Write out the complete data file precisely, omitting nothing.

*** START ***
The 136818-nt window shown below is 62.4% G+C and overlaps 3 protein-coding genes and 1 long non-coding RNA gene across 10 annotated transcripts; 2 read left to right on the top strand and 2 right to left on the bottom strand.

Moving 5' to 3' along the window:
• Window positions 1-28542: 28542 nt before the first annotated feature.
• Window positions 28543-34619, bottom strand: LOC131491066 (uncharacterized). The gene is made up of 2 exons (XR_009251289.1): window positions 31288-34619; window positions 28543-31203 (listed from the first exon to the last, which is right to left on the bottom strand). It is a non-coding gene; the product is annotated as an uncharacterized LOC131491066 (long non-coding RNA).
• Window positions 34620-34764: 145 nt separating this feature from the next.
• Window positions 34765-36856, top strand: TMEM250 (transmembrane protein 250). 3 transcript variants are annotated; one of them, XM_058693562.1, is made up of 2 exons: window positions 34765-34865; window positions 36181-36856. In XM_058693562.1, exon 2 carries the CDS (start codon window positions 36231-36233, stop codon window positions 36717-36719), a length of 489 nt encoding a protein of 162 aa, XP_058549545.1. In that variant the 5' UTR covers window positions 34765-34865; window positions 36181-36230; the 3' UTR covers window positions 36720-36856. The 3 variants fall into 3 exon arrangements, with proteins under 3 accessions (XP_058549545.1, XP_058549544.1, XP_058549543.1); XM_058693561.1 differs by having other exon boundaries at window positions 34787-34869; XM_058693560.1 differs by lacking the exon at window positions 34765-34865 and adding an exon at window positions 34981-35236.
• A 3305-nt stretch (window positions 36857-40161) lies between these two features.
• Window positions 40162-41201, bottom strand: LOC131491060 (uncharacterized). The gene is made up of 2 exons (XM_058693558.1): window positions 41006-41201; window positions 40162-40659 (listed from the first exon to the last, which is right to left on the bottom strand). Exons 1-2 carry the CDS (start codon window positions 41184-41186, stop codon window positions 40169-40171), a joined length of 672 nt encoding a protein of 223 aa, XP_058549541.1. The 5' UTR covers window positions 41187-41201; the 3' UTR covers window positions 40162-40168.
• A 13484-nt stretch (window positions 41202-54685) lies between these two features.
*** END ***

The 136818-nt window shown below is 62.4% G+C and overlaps 3 protein-coding genes and 1 long non-coding RNA gene across 10 annotated transcripts; 2 read left to right on the top strand and 2 right to left on the bottom strand.

Moving 5' to 3' along the window:
• Window positions 1-28542: 28542 nt before the first annotated feature.
• Window positions 28543-34619, bottom strand: LOC131491066 (uncharacterized). The gene is made up of 2 exons (XR_009251289.1): window positions 31288-34619; window positions 28543-31203 (listed from the first exon to the last, which is right to left on the bottom strand). It is a non-coding gene; the product is annotated as an uncharacterized LOC131491066 (long non-coding RNA).
• Window positions 34620-34764: 145 nt separating this feature from the next.
• Window positions 34765-36856, top strand: TMEM250 (transmembrane protein 250). 3 transcript variants are annotated; one of them, XM_058693562.1, is made up of 2 exons: window positions 34765-34865; window positions 36181-36856. In XM_058693562.1, exon 2 carries the CDS (start codon window positions 36231-36233, stop codon window positions 36717-36719), a length of 489 nt encoding a protein of 162 aa, XP_058549545.1. In that variant the 5' UTR covers window positions 34765-34865; window positions 36181-36230; the 3' UTR covers window positions 36720-36856. The 3 variants fall into 3 exon arrangements, with proteins under 3 accessions (XP_058549545.1, XP_058549544.1, XP_058549543.1); XM_058693561.1 differs by having other exon boundaries at window positions 34787-34869; XM_058693560.1 differs by lacking the exon at window positions 34765-34865 and adding an exon at window positions 34981-35236.
• A 3305-nt stretch (window positions 36857-40161) lies between these two features.
• Window positions 40162-41201, bottom strand: LOC131491060 (uncharacterized). The gene is made up of 2 exons (XM_058693558.1): window positions 41006-41201; window positions 40162-40659 (listed from the first exon to the last, which is right to left on the bottom strand). Exons 1-2 carry the CDS (start codon window positions 41184-41186, stop codon window positions 40169-40171), a joined length of 672 nt encoding a protein of 223 aa, XP_058549541.1. The 5' UTR covers window positions 41187-41201; the 3' UTR covers window positions 40162-40168.
• A 13484-nt stretch (window positions 41202-54685) lies between these two features.